Friday, October 4, 2013

Lamb & Farro-Pomegranate-Fava Salad, Two Rosés, & A Chicago Restaurant

In our world, a couple of grains of cumin on a dish that lists cumin as a key ingredient isn't going to cut it. Two consecutive dishes in a 12-course tasting menu that come off creamy first, both containing parmesan, is weird, especially when it defines the lead-in to the proteins. Using filet, a cut defined more by its delicate and luxurious texture than punch of flavor, makes for a finish to the middle of the meal that was way too quiet. And a bit gray. Orchard fruits diced the same way in consecutive courses and a trail of preciousness on at least three courses led to a lot of sameness.

Two impressions stand out - sameness and lack of punch. We just passed the 10-year mark in Chicago. If you would have told me seven years ago that we'd be sick of the higher-end Chicago food scene, I'd have said, "You're cuckoo." We are. We're sick of the sameness; what has become the Chicago flavor, a flavor that comes off...timid. Not refined, technique-driven or local farm-showcased.


But a pinot meunier throwdown was at least interesting.

We like food like a simple homemade chicken pot pie, where Mrs. Ney can say, "It's got tarragon, and dill, and parsley, and Muscadet and . . . and you will believe it because you are able to taste each and every one of those ingredients.  Prominently." And you'll be able to taste the ingredients mixing and mingling, dancing with each other. It's just pot pie, but it's not timid. It's satisfying. Just don't have it with the Trader Joe's Saint-Bris Sauvignon Blanc ($10), a pretty great little wine that wasn't even on the same planet of good with pot pie.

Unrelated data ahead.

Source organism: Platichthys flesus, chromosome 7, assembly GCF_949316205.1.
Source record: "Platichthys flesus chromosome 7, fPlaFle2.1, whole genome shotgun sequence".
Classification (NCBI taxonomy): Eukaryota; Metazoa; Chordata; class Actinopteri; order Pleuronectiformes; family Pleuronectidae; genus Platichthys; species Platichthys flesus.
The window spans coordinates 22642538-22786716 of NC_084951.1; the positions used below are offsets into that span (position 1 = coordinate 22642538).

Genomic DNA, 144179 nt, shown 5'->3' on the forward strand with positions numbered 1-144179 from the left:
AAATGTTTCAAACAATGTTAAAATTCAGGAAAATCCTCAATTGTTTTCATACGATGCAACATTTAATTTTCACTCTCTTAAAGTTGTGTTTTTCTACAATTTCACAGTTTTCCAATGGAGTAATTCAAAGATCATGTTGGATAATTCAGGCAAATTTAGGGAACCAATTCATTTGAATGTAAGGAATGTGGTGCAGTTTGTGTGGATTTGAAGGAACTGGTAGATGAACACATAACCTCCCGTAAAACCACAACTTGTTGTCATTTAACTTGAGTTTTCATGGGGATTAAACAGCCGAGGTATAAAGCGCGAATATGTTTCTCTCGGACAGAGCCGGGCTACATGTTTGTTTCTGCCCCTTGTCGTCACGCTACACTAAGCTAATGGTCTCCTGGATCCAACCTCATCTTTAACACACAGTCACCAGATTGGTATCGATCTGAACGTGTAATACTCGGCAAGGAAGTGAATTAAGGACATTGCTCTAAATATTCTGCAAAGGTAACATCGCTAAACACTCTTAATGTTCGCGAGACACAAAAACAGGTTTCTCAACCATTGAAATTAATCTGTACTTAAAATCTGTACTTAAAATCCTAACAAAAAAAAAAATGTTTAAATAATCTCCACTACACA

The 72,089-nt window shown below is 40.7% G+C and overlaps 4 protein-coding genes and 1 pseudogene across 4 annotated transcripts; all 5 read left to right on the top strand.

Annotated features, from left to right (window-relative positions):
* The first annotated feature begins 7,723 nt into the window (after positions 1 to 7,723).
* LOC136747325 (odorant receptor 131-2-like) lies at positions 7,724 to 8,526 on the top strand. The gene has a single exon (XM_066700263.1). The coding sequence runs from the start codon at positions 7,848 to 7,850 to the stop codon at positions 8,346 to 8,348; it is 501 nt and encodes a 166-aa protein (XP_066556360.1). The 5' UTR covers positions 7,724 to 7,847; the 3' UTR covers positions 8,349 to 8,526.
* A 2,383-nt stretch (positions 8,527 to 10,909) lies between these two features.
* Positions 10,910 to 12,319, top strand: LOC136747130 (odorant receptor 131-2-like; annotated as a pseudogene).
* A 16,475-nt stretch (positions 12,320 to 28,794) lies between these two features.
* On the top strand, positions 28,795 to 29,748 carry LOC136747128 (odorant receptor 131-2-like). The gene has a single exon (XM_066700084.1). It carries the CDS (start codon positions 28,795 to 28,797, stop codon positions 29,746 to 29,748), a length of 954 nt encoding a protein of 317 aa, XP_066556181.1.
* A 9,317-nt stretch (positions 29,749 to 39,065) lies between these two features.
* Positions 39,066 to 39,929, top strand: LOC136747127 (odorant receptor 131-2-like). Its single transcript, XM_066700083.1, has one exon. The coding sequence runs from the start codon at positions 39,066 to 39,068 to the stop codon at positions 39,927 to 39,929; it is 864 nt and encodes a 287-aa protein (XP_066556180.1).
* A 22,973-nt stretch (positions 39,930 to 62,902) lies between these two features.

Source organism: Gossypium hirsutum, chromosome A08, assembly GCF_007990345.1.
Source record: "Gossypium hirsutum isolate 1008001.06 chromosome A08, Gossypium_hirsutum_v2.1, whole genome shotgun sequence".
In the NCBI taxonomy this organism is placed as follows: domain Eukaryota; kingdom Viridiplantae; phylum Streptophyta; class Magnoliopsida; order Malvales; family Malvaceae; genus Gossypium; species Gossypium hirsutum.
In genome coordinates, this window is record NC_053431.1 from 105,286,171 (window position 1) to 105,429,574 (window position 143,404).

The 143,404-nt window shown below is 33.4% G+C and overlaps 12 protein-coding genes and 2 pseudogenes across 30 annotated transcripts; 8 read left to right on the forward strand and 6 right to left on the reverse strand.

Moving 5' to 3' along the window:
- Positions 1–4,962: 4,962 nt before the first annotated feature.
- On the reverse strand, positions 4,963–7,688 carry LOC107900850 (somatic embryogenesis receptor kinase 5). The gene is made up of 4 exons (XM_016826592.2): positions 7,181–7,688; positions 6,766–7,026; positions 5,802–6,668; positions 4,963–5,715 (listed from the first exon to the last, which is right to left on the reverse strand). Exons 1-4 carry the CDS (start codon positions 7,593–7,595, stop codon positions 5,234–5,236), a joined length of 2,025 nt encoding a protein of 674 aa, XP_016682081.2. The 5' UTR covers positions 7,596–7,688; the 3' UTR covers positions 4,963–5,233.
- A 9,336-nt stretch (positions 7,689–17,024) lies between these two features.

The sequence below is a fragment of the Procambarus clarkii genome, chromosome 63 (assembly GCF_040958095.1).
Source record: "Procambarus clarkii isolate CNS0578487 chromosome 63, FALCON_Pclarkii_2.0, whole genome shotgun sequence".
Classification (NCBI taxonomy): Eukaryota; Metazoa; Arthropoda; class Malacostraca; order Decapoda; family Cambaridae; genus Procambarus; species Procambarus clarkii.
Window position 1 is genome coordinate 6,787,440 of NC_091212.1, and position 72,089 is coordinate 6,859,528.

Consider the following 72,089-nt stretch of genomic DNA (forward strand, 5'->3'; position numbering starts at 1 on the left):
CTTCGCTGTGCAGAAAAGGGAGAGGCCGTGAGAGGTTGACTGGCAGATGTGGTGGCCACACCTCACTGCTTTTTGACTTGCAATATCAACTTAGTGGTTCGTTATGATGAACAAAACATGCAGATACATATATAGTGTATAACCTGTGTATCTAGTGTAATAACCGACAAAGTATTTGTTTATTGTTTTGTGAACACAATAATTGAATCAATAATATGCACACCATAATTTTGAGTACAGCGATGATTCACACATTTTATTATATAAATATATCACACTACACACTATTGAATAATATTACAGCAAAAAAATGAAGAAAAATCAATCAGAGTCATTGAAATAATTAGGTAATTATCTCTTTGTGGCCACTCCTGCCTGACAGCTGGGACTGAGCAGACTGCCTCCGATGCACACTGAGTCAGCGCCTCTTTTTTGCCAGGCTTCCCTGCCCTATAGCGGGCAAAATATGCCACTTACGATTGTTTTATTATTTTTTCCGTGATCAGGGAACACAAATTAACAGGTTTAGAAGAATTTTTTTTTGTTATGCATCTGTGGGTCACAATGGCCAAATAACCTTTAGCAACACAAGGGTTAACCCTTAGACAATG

Or how about simple lamb chops marinated in leftover rosemary oil from a mozzarella and tomatoes with baguette lunch, adding red wine vinegar, shallots and basil? How about topping it with a gremolata of basil, mint, roasted garlic and lemon zest? See that? That's flavors playing off each other, turning the taste in your mouth into a vertical explosion. You can do what Mrs. Ney did and make a cold farro salad with onions, red peppers, pomegranate seeds, dill and parsley, coupling that with a mound of fava beans next to it and you have a stupid-good quick dinner that has Not-Timid flavors. Just Great flavors because it "has all the stuff in it."        

Pair with a rosé throwdown. It's what good. The 2012 Charles & Charles Rosé ($12 - Binny's), a syrah-forward rosé with mourvèdre, cinsault and grenache included, won the night with its surprising level of syrah guts, standing up to the food while offering an interplay between its fresh, round fruit and dirty, Provençal herb flavors with every sip. It found a second level with the grub, taking what was offered and running with it in admirable ways, something I've never found with this Charles & Charles rosé in previous vintages. At $12, huge value to be had here with this year. The 2012 Villa Creek Rosé ($12 - Binny's), grenache-based with 30% mourvèdre, was more delicate, showing a fancy strawberry soda quality that couldn't keep up with the more aggressive flavors on the plate, though nice enough with the farro salad.

This was the week of painting the living room (hot damn, we're sore). This was the week of yet another disappointing night out that made me miss Blackbird. We should probably get back there this winter.

Next week is anniversary week. Big things on tap.  

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